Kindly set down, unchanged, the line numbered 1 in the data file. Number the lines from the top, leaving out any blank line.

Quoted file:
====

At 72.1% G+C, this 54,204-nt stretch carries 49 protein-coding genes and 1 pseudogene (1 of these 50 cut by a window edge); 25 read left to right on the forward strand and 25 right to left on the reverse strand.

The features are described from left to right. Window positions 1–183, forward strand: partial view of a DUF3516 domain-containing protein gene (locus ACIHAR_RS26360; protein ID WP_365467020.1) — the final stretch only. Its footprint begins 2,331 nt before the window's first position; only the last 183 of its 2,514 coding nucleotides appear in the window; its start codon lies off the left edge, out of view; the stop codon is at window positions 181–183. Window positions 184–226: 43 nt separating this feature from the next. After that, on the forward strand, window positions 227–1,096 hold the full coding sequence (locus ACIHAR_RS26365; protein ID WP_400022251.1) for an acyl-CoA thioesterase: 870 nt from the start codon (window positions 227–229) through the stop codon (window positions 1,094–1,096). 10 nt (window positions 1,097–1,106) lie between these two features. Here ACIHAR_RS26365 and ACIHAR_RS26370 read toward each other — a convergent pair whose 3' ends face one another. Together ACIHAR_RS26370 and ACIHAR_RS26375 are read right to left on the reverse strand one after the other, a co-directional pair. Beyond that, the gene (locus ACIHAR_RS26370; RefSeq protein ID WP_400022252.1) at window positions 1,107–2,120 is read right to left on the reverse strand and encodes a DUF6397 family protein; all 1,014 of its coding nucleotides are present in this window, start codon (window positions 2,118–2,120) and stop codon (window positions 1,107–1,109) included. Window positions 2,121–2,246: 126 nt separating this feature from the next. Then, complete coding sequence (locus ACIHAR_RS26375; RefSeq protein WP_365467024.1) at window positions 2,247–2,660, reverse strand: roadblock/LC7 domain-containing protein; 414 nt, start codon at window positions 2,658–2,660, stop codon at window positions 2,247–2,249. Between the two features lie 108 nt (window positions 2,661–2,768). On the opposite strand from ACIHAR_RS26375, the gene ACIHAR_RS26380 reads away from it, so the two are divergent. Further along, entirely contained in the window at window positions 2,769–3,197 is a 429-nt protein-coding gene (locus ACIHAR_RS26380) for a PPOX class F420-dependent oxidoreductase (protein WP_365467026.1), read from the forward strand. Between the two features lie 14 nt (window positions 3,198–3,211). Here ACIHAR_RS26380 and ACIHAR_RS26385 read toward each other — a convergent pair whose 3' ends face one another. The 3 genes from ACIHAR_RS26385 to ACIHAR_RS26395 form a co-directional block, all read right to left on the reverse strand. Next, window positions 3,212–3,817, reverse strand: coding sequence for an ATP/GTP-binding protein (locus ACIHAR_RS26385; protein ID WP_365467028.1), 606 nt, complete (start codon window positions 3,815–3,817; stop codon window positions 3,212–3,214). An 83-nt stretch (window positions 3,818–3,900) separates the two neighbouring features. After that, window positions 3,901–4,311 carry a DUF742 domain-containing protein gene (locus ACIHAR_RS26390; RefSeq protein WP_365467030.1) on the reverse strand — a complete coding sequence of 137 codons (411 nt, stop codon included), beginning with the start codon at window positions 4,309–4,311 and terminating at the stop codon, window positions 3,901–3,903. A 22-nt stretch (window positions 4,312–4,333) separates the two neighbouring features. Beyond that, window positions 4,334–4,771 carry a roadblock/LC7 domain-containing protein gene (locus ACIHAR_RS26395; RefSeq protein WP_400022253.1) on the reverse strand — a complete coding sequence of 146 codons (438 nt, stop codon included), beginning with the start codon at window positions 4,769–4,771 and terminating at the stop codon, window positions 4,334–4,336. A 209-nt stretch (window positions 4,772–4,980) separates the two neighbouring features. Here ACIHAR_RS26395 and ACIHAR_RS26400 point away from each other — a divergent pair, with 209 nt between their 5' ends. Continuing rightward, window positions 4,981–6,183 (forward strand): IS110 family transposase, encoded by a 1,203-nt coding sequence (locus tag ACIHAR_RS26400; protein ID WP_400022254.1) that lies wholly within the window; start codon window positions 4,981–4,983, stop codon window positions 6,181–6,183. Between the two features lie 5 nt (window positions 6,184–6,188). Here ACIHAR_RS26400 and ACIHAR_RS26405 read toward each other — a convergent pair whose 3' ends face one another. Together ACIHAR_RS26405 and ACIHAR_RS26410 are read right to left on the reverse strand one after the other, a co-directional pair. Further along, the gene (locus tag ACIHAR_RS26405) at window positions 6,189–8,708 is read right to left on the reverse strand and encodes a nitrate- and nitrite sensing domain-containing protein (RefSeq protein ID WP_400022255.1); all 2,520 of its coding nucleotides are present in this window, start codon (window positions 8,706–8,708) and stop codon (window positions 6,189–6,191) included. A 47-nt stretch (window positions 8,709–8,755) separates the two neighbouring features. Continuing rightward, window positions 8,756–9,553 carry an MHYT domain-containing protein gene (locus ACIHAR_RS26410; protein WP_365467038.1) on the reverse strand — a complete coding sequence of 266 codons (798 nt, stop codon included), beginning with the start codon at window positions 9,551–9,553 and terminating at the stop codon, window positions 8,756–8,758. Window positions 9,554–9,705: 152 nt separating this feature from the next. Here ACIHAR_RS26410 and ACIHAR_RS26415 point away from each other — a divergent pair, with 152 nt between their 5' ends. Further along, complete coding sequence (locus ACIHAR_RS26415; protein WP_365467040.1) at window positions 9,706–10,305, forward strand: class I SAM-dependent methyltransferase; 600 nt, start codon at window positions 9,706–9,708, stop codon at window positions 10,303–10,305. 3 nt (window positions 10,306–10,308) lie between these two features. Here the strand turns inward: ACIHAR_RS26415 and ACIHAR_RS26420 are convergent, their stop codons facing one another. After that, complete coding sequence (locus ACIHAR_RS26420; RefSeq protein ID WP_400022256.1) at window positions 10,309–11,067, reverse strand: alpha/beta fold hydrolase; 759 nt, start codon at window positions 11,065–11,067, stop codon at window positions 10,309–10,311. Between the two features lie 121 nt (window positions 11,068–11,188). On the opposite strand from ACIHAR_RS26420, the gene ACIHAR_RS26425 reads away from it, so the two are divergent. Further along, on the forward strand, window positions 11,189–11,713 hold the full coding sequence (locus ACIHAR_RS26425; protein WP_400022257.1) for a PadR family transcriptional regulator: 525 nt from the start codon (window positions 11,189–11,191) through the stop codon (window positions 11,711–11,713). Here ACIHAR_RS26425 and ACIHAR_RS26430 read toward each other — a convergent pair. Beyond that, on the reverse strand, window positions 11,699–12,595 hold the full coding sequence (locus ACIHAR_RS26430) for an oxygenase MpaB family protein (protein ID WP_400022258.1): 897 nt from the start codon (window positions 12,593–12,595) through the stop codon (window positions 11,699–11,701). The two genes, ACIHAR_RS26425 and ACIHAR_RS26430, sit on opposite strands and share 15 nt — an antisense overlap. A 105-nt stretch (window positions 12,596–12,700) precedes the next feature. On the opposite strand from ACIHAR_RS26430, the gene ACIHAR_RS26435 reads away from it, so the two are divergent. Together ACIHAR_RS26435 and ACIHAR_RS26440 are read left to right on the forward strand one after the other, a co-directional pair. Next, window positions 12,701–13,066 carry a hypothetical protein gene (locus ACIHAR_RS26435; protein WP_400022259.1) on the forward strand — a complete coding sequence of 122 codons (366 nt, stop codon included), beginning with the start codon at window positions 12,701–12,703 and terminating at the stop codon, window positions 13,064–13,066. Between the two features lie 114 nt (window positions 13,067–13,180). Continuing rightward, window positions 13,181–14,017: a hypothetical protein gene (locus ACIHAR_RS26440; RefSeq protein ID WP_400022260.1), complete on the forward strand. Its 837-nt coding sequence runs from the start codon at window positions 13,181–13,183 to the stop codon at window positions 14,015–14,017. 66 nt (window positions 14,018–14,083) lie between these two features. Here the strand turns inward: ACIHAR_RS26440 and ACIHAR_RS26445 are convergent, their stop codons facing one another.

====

At 72.1% G+C, this 54,204-nt stretch carries 49 protein-coding genes and 1 pseudogene (1 of these 50 cut by a window edge); 25 read left to right on the forward strand and 25 right to left on the reverse strand.